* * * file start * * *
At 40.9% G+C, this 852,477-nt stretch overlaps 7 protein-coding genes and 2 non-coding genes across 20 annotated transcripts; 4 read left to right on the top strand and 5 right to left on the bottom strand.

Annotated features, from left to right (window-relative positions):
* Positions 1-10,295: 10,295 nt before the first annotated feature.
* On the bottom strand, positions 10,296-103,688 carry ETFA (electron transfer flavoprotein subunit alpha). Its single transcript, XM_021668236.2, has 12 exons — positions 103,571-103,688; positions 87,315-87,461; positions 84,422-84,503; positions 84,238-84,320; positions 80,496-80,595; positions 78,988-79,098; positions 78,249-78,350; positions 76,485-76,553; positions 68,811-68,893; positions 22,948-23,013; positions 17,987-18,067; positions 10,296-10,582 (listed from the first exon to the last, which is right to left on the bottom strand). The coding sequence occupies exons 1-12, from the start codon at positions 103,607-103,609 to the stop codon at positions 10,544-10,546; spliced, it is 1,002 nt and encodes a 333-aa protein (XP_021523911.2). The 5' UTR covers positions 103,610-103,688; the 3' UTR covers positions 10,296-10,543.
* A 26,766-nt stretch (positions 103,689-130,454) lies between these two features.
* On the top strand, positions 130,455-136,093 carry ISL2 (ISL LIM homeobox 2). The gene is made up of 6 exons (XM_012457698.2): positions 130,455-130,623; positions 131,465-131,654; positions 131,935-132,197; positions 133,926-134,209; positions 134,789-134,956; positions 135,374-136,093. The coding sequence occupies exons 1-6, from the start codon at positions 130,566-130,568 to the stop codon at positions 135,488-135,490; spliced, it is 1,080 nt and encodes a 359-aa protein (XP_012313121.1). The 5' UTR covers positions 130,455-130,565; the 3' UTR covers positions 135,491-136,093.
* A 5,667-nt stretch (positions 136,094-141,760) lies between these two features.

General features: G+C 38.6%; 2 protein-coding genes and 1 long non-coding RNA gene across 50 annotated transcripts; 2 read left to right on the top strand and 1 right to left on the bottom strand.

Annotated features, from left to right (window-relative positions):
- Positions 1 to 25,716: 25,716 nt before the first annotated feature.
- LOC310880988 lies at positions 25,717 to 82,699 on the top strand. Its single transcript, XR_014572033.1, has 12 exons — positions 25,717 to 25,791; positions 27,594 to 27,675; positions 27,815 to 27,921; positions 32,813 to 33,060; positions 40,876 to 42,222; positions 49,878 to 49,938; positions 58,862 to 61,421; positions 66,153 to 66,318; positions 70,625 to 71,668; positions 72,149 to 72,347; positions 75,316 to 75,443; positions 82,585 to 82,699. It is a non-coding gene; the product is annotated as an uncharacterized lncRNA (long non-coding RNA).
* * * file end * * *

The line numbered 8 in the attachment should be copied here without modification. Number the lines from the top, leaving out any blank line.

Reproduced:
General features: G+C 38.6%; 2 protein-coding genes and 1 long non-coding RNA gene across 50 annotated transcripts; 2 read left to right on the top strand and 1 right to left on the bottom strand.